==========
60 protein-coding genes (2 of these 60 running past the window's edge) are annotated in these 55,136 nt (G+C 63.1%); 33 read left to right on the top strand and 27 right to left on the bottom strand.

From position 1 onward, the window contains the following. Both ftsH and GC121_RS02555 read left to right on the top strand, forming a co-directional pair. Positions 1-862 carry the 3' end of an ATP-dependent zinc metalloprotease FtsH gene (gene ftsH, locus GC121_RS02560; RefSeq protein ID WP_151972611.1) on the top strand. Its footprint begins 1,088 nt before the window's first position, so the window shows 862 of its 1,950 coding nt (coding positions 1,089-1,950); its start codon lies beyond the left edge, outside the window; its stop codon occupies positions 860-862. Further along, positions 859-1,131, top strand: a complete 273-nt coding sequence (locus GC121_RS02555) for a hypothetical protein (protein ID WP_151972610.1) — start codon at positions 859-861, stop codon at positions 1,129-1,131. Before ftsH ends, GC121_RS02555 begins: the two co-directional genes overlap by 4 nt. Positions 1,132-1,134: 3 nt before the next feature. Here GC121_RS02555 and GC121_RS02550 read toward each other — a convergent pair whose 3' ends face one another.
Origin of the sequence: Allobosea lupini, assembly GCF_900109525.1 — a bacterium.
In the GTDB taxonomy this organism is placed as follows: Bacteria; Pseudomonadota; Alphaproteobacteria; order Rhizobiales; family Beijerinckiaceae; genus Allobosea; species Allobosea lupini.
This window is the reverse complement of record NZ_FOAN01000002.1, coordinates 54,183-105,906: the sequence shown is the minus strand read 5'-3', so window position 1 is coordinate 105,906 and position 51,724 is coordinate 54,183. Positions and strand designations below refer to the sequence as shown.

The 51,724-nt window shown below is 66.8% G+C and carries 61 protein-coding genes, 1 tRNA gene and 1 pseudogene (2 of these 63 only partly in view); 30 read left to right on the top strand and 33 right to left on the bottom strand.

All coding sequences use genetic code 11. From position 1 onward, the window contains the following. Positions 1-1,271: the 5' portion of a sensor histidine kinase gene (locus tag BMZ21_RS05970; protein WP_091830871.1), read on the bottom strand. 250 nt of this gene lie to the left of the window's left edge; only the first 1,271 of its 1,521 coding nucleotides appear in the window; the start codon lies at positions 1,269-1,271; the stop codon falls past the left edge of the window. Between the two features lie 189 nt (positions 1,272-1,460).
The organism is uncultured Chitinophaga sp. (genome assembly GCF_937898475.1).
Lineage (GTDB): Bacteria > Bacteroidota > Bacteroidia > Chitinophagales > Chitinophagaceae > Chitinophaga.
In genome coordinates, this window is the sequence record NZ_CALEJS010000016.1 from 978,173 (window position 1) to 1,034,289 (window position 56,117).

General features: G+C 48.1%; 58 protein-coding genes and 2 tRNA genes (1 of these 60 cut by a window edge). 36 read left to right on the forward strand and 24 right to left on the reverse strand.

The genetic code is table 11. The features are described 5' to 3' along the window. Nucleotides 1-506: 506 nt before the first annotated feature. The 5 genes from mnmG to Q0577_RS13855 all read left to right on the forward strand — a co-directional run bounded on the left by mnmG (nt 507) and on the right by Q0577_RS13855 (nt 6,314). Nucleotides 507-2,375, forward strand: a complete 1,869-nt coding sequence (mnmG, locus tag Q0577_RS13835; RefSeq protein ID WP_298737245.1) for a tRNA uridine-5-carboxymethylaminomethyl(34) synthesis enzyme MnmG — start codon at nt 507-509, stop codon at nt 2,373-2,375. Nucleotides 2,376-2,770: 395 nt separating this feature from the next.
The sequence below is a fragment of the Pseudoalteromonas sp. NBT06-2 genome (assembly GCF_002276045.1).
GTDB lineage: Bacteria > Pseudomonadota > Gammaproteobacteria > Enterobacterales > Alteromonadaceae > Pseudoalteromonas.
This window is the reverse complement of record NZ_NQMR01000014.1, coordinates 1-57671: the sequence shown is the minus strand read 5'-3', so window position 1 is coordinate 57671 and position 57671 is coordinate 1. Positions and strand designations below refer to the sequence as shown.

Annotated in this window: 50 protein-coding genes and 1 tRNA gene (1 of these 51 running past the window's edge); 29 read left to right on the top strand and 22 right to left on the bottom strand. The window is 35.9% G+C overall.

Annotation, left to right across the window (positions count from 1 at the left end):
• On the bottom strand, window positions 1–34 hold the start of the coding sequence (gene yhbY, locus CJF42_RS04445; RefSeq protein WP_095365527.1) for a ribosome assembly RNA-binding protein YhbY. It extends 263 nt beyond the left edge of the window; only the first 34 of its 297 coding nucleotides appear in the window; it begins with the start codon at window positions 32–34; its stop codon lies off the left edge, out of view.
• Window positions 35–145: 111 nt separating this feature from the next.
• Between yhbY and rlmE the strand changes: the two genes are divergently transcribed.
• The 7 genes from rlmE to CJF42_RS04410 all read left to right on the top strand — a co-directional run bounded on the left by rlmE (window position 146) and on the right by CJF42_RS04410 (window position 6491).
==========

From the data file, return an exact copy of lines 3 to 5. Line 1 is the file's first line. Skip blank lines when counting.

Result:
Origin of the sequence: Allobosea lupini, assembly GCF_900109525.1 — a bacterium.
In the GTDB taxonomy this organism is placed as follows: Bacteria; Pseudomonadota; Alphaproteobacteria; order Rhizobiales; family Beijerinckiaceae; genus Allobosea; species Allobosea lupini.
This window is the reverse complement of record NZ_FOAN01000002.1, coordinates 54,183-105,906: the sequence shown is the minus strand read 5'-3', so window position 1 is coordinate 105,906 and position 51,724 is coordinate 54,183. Positions and strand designations below refer to the sequence as shown.